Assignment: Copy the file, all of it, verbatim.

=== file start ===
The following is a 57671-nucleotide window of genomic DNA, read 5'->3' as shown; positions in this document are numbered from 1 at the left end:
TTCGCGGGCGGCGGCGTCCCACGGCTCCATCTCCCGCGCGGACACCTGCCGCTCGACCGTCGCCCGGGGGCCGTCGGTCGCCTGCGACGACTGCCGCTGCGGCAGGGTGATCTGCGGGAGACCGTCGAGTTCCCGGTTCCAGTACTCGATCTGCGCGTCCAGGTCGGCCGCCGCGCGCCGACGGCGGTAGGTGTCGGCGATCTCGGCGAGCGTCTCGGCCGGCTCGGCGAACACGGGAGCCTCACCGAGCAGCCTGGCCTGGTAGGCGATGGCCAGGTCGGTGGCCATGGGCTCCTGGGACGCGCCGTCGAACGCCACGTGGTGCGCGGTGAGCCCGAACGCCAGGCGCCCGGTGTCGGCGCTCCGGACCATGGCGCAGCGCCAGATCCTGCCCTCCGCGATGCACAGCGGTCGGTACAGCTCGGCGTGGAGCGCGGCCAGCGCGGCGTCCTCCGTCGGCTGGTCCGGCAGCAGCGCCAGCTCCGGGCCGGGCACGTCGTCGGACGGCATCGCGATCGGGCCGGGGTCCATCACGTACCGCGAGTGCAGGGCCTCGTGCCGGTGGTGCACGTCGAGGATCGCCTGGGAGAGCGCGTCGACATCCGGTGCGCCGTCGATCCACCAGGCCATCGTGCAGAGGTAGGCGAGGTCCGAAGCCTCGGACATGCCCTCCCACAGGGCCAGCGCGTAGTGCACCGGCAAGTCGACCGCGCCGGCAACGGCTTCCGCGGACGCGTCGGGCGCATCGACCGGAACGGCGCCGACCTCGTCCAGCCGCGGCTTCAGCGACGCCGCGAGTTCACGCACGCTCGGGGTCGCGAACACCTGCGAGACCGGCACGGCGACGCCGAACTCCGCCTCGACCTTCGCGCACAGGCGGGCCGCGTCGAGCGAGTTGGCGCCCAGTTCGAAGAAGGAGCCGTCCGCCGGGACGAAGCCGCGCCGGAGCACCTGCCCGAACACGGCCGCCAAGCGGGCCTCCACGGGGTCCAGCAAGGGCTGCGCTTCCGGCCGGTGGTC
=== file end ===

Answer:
The following is a 57671-nucleotide window of genomic DNA, read 5'->3' as shown; positions in this document are numbered from 1 at the left end:
TTCGCGGGCGGCGGCGTCCCACGGCTCCATCTCCCGCGCGGACACCTGCCGCTCGACCGTCGCCCGGGGGCCGTCGGTCGCCTGCGACGACTGCCGCTGCGGCAGGGTGATCTGCGGGAGACCGTCGAGTTCCCGGTTCCAGTACTCGATCTGCGCGTCCAGGTCGGCCGCCGCGCGCCGACGGCGGTAGGTGTCGGCGATCTCGGCGAGCGTCTCGGCCGGCTCGGCGAACACGGGAGCCTCACCGAGCAGCCTGGCCTGGTAGGCGATGGCCAGGTCGGTGGCCATGGGCTCCTGGGACGCGCCGTCGAACGCCACGTGGTGCGCGGTGAGCCCGAACGCCAGGCGCCCGGTGTCGGCGCTCCGGACCATGGCGCAGCGCCAGATCCTGCCCTCCGCGATGCACAGCGGTCGGTACAGCTCGGCGTGGAGCGCGGCCAGCGCGGCGTCCTCCGTCGGCTGGTCCGGCAGCAGCGCCAGCTCCGGGCCGGGCACGTCGTCGGACGGCATCGCGATCGGGCCGGGGTCCATCACGTACCGCGAGTGCAGGGCCTCGTGCCGGTGGTGCACGTCGAGGATCGCCTGGGAGAGCGCGTCGACATCCGGTGCGCCGTCGATCCACCAGGCCATCGTGCAGAGGTAGGCGAGGTCCGAAGCCTCGGACATGCCCTCCCACAGGGCCAGCGCGTAGTGCACCGGCAAGTCGACCGCGCCGGCAACGGCTTCCGCGGACGCGTCGGGCGCATCGACCGGAACGGCGCCGACCTCGTCCAGCCGCGGCTTCAGCGACGCCGCGAGTTCACGCACGCTCGGGGTCGCGAACACCTGCGAGACCGGCACGGCGACGCCGAACTCCGCCTCGACCTTCGCGCACAGGCGGGCCGCGTCGAGCGAGTTGGCGCCCAGTTCGAAGAAGGAGCCGTCCGCCGGGACGAAGCCGCGCCGGAGCACCTGCCCGAACACGGCCGCCAAGCGGGCCTCCACGGGGTCCAGCAAGGGCTGCGCTTCCGGCCGGTGGTC